Some residents who have asked the county for years to take down the statue, which honors those who fought for the Confederates during the Civil War while Maryland remained in the Union, celebrated the vote, with many gathered in bright yellow T-shirts on the courthouse lawn, sharing snacks and voicing their jubilation and relief.
Others came to the microphone during the public comment period, infuriated.
“As I see it, the county council has just said that Talbot County supports the effort of those people who want to erase the history of the United States and replace it with unrelenting hatred of those people who came before,” resident David Montgomery said, to whoops and cheers from a few supporters.
“I think this is a very sad day for Talbot County to be swept up in the same horrific Marxist idealism that’s going on throughout our country. Wiping away history is what Marxism is based on,” the next speaker said. She was followed by a woman who told the council members who voted to remove the statue: “When you go home tonight, ask yourself before I go to sleep, what did I do … to better the life of those of us who have lived and built this county? And if there is any honesty and integrity left in your heart, the answer is going to be none.”
The 105-year-old Talbot Boys statue has been a target of criticism for years. As other Confederate monuments came down, from four statues hoisted off their pedestals at night in Baltimore in 2017 to Richmond’s Robert E. Lee statue that was removed last week after a lengthy legal battle, Talbot leaders’ positions slowly changed.
Council member Corey W. Pack (R) opposed moving the statue in 2015 and 2016 but said George Floyd’s police killing changed his mind. Last year, he co-sponsored a resolution to remove it that failed on a 3-to-2 vote.
On Tuesday, Frank Divilio (R) became the deciding vote, moving from opposing removal last year to supporting it. He joined Pack and Pete Lesher (D). Council President Charles F. Callahan (R) and Laura Price (R) opposed the resolution.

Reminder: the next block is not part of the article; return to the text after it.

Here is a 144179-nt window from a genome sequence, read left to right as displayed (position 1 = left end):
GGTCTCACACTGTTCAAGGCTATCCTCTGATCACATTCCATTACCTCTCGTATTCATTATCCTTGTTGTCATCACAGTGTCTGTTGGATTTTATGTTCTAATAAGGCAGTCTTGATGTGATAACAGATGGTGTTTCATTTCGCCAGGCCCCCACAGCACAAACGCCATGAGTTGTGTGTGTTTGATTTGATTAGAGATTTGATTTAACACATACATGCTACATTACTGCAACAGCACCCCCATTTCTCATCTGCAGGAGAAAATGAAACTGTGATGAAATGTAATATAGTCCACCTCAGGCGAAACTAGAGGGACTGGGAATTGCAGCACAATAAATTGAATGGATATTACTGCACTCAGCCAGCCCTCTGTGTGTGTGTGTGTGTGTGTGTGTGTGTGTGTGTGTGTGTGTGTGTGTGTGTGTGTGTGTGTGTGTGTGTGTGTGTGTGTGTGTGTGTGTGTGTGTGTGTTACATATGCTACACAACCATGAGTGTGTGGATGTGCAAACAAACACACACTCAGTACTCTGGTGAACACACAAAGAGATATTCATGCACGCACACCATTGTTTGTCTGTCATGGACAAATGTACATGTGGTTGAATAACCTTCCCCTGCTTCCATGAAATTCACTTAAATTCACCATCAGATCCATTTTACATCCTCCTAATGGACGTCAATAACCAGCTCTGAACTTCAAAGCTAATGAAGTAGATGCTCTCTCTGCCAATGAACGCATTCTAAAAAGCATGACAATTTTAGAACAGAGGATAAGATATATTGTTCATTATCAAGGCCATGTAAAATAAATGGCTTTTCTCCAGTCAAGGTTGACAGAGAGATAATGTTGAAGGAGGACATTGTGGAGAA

In a statement, Sen. Chris Van Hollen (D-Md.) called the statue a symbol of injustice and inequality and said he was glad to see the vote to “remove this stain on justice.”
Residents who want to keep the statue argued that the plan to move it to the privately owned Cross Keys battlefield park, more than 200 miles away in Harrisonburg, Va., is improper given a letter from the foundation that runs the park saying that while it had agreed to accept the statue, it believes monuments ought to stay where they were erected.
They questioned who is paying for the statue’s removal, which the council said would be privately funded. While the council’s vote called for the statue to come down “as soon as is practicable,” some said they would try to prevent the plan from moving forward.
But those who longed for this vote for years greeted it as a milestone.
Henry Herr said he was “overjoyed.” Two years ago, he came to this same courthouse alone. He asked for the statue to be removed, then watched his words go unacknowledged while the council spent the next half-hour debating about recycling.
Tuesday, he sat side by side with fellow activists, in a meeting room too packed to hold them all.
When it was his turn to address the council again, he thanked them. “I told you that I wasn’t going to go away,” he said. “Hopefully this will bring some peace in the community.”